Forty years ago a flustered Shimon Peres faced off with US president John F. Kennedy on a secret seen as critical to the Jewish state's survival, and got away with saying next to nothing.
"Kennedy began bombarding me with questions. Suddenly he says, `Are you making an atom bomb?' I told him, `Mr President, I can promise you one thing: Israel will not be the first to introduce nuclear weapons into the Middle East,'" Peres recalled in the recent documentary film A Bomb in the Basement.
That sidestep by Israel's veteran statesman evolved into a strategy of ambiguity straddling two national needs -- to strike fear into numerically superior foes while calming global jitters at any doomsday saber-rattling in the volatile Middle East.
"We chose uncertainty, which afforded deterrence as far as the Arabs were concerned and convenience as far as our friends were concerned," Peres said.
Critics insist the policy -- enforced at home by military censors and abroad by agents who, in one case, abducted an Israeli whistle-blower -- is counterproductive, breeding speculation that it could spur a regional arms race.
The director of a Washington-based watchdog group likened Israel's "opacity" to that of the Soviet Union in the Cold War, saying this hastened US nuclear programs and increased tensions.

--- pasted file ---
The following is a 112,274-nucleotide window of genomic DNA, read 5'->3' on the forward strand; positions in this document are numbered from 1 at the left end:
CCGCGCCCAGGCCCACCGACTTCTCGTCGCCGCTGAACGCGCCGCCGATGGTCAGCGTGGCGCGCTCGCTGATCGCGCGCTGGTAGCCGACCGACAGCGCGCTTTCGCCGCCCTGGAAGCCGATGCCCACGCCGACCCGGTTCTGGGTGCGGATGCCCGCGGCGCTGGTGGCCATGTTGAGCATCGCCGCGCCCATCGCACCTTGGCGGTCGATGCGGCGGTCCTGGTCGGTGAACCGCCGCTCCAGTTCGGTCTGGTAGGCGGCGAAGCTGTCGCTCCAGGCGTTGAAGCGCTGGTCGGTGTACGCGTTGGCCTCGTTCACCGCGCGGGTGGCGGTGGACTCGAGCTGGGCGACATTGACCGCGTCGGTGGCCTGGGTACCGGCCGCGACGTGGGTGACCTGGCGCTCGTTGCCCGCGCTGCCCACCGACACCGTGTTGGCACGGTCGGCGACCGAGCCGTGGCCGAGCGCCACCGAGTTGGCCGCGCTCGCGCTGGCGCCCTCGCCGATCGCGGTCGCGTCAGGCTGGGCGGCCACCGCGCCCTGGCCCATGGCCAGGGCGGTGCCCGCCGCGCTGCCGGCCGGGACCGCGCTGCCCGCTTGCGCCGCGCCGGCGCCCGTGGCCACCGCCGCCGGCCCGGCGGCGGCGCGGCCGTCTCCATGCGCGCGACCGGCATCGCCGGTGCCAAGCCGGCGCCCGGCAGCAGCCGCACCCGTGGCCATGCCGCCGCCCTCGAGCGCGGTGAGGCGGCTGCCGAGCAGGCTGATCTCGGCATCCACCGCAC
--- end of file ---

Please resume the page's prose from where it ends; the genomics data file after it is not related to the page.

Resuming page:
"As it turned out, the Soviets were not so well stocked," said Daryl Kimball of the Arms Control Association. "Ever since, it has been proven that greater knowledge about different nations' nuclear weapons generally leads to greater responsibility."
Daniel Seaman, director of the Israeli government press office, who liaises between the media and the security services, disagrees.
"Israel won't discuss non-conventional capabilities, but it wants to keep the enemy guessing," he said. "Ambiguity is not all about denial. Speculation also makes for deterrence."
Israel did not sign the 1970 UN Treaty on the Non-Proliferation of Nuclear Weapons and thus kept its main reactor, in the desert town of Dimona, exempt from inspections.
At least 200 nuclear warheads are believed to have been produced at Dimona, an estimate based on disclosures by nuclear technician Mordechai Vanunu to Britain's Sunday Times newspaper in 1986 and other exposes quoting unnamed intelligence sources.
Last month, as international calls for the inspection of Iran's atomic reactors mounted, the Los Angeles Times reported that Israel had extended its reach to the Islamic republic by arming US-made, submarine-launched missiles with nuclear warheads. The newspaper cited US administration sources and -- in the first such claim by a reputable publication -- said an Israeli "official" confirmed the missile had been modified.
The Pentagon and the Israeli government declined to comment. Duncan Lennox, editor of Jane's Strategic Weapons Systems, said the report's timing was no less important than its truthfulness.
"Iran must be very worrying to Israel. Hence I would think that the stories of Israel's capabilities may be aimed at saying to Iran, `You may get some nuclear weapons, but there will always be retaliation if you attack first,'" Lennox said.
Such theories sit well with Israeli journalists like Michael Karpin, whose A Bomb in the Basement enjoyed unprecedented access to the nation's atomic architects and privileged files.